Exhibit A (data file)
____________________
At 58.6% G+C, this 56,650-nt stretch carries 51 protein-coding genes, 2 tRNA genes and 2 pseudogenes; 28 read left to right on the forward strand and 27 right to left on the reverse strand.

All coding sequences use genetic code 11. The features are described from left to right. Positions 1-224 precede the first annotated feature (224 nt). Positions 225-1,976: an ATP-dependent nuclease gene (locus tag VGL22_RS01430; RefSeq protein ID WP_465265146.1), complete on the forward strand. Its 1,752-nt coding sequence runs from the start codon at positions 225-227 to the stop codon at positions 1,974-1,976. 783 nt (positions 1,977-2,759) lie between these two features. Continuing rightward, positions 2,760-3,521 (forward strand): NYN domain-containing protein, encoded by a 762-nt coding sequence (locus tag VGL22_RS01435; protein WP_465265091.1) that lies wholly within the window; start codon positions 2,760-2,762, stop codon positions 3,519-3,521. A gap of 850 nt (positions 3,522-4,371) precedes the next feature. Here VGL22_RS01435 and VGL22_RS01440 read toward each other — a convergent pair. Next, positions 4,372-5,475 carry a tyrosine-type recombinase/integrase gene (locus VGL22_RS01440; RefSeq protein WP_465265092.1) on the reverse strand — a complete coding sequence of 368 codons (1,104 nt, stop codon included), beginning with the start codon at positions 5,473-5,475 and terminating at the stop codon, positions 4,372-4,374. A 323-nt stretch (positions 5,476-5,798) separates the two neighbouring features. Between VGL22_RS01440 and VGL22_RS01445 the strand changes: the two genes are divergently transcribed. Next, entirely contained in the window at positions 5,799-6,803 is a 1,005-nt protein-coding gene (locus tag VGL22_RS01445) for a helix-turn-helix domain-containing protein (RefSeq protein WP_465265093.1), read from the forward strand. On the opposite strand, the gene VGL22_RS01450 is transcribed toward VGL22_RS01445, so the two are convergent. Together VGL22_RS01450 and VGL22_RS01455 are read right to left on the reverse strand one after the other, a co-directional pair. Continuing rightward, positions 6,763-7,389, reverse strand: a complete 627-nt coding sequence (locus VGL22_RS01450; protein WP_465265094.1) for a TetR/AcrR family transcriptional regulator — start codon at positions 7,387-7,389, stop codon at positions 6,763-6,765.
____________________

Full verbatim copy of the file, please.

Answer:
At 58.6% G+C, this 56,650-nt stretch carries 51 protein-coding genes, 2 tRNA genes and 2 pseudogenes; 28 read left to right on the forward strand and 27 right to left on the reverse strand.

All coding sequences use genetic code 11. The features are described from left to right. Positions 1-224 precede the first annotated feature (224 nt). Positions 225-1,976: an ATP-dependent nuclease gene (locus tag VGL22_RS01430; RefSeq protein ID WP_465265146.1), complete on the forward strand. Its 1,752-nt coding sequence runs from the start codon at positions 225-227 to the stop codon at positions 1,974-1,976. 783 nt (positions 1,977-2,759) lie between these two features. Continuing rightward, positions 2,760-3,521 (forward strand): NYN domain-containing protein, encoded by a 762-nt coding sequence (locus tag VGL22_RS01435; protein WP_465265091.1) that lies wholly within the window; start codon positions 2,760-2,762, stop codon positions 3,519-3,521. A gap of 850 nt (positions 3,522-4,371) precedes the next feature. Here VGL22_RS01435 and VGL22_RS01440 read toward each other — a convergent pair. Next, positions 4,372-5,475 carry a tyrosine-type recombinase/integrase gene (locus VGL22_RS01440; RefSeq protein WP_465265092.1) on the reverse strand — a complete coding sequence of 368 codons (1,104 nt, stop codon included), beginning with the start codon at positions 5,473-5,475 and terminating at the stop codon, positions 4,372-4,374. A 323-nt stretch (positions 5,476-5,798) separates the two neighbouring features. Between VGL22_RS01440 and VGL22_RS01445 the strand changes: the two genes are divergently transcribed. Next, entirely contained in the window at positions 5,799-6,803 is a 1,005-nt protein-coding gene (locus tag VGL22_RS01445) for a helix-turn-helix domain-containing protein (RefSeq protein WP_465265093.1), read from the forward strand. On the opposite strand, the gene VGL22_RS01450 is transcribed toward VGL22_RS01445, so the two are convergent. Together VGL22_RS01450 and VGL22_RS01455 are read right to left on the reverse strand one after the other, a co-directional pair. Continuing rightward, positions 6,763-7,389, reverse strand: a complete 627-nt coding sequence (locus VGL22_RS01450; protein WP_465265094.1) for a TetR/AcrR family transcriptional regulator — start codon at positions 7,387-7,389, stop codon at positions 6,763-6,765.